State lawmakers are venting their annoyance with a new limit of 12 free meals they are allowed to take from lobbyists.
“We don’t want to talk about it because we’re going to look bad if we do, but at some point we have to push back and say: We’re not corrupt. We’re not bought off,” said Sen. Brian Hatfield, D-Raymond.
Lawmakers complain the limit that took effect this month – based on a Legislative Ethics Board interpretation of law – doesn’t just impugn their integrity, it’s also plain confusing.
Does a brown-bag lunch from the community bankers’ lobby with no beverage count as a meal? (Yes, according to the board.)
Never miss a local story.
An invitation for drinks and cigars at a lobbyist’s house near the Capitol, with no food? (No.)
An upcoming reception and dinner hosted by the farmers’ lobby? (The reception, no; the banquet that follows, yes.)
How about a recent lunch provided by the Pierce County health department during a briefing? (Yes, so the lunch went only to staff.)
“All of us have tried to navigate the maze of what is a meal,” Sen. Marko Liias, D-Mukilteo, said during hearings Thursday on the subject.
Liias said he has settled on simply refusing meals. Sen. Kirk Pearson, R-Monroe, said he doesn’t go to after-hours events anymore. Instead he goes to the gym.
But Hatfield said many lawmakers, especially leaders, have no choice but to spend their mealtimes in working lunches and dinners. And Sen. Pam Roach, R-Auburn, who led the committee discussion Thursday, said meeting with all who ask is part of lawmakers’ jobs. (Within reason: She wouldn’t go to lunch with a hypothetical “Kill All Gun Rights” group, she said).
Paying one’s own way through all those meetings is fine for wealthy lawmakers, Hatfield said, but not members of the “poor caucus,” like him.
Legislators have made $42,106 a year since 2008. They also get $120 a day for expenses while they are working, making them eligible to receive an extra $19,800 every two years not counting special sessions and extra meetings. Many take separate reimbursements for expenses such as mileage. Leaders receive extra stipends. A salary commission is considering raising lawmakers’ base pay by 11.2 percent over two years.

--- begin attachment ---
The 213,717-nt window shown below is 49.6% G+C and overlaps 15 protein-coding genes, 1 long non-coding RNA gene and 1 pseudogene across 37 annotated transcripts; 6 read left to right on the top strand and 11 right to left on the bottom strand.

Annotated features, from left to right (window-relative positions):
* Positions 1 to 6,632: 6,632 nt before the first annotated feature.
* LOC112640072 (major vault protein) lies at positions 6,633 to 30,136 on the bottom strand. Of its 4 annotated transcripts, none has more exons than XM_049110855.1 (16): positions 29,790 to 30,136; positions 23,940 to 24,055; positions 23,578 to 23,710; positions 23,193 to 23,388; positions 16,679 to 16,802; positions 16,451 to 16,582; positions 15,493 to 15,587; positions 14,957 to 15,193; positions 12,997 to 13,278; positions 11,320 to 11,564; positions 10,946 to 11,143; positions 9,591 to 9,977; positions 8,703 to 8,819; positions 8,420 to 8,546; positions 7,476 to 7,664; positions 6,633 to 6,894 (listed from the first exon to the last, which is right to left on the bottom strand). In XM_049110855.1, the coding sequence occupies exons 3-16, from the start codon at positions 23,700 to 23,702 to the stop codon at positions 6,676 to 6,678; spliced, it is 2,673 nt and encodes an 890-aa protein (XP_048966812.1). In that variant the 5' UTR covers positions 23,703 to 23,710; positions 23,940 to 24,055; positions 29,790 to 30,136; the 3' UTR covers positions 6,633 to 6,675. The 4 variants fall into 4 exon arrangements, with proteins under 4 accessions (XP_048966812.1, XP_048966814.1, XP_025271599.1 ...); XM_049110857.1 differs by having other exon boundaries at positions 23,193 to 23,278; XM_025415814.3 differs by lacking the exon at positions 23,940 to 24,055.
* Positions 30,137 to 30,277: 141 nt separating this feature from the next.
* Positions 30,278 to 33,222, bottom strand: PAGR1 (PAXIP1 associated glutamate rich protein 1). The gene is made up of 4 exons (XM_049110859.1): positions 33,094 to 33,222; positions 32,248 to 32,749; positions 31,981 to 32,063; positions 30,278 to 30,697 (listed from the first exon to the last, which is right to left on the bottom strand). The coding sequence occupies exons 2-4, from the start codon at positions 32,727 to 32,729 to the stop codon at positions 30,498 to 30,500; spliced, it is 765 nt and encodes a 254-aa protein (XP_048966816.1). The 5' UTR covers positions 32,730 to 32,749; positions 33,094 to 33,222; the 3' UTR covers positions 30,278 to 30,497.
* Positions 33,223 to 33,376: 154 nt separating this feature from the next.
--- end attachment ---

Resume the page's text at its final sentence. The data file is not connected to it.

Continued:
Amid the indignation, Sen. Jamie Pedersen has a different view.
Sure, anything new is bound to draw some misinformation and confusion, said Pedersen, D-Seattle and a member of the ethics board. But the limit is really not that complicated.
“If you go out to breakfast, lunch or dinner with a lobbyist and the lobbyist pays for your meal, that’s one of the reportable ones,” Pedersen said.
Pedersen has proposed requiring expanded disclosure of meals. It’s one of several bills on the subject.
Hatfield would go in the opposite direction. His bill would apply the 12-meal limit only to meals worth more than $50.
Many meals that are drawing questions would fall below that standard, which is already the threshold for what lawmakers are supposed to disclose on financial forms.
If a $50 threshold seems like an invitation to $49.99 meals, Hatfield and other lawmakers say in fact it’s the current limit that might inspire clever workarounds.
Some nefarious lobbyists might just pay with cash and avoid being seen, Sen. Brian Dansel, R-Republic, said. Or a lobbyist could spring for liquor knowing that a lawmaker is buying the food, suggested Sen. Cyrus Habib, D-Kirkland.
Or everyone could just stand up, since the limit applies to sit-down meals. But what is a lawmaker with a disability or a hip replacement to do, Roach asked: “And what about us senior citizens? Do I have to stand for everything?”
As some lawmakers noted, the inspiration for the limit was a few of their colleagues with big appetites for lobbyist-paid meals, as described in a report by The Associated Press and public radio.
“Because somebody may have really gone out a lot in a session, (then) the rest of us shouldn’t have to suffer this way over it,” Roach said. She joked that maybe “we should just give lashes to the ones who eat so much.”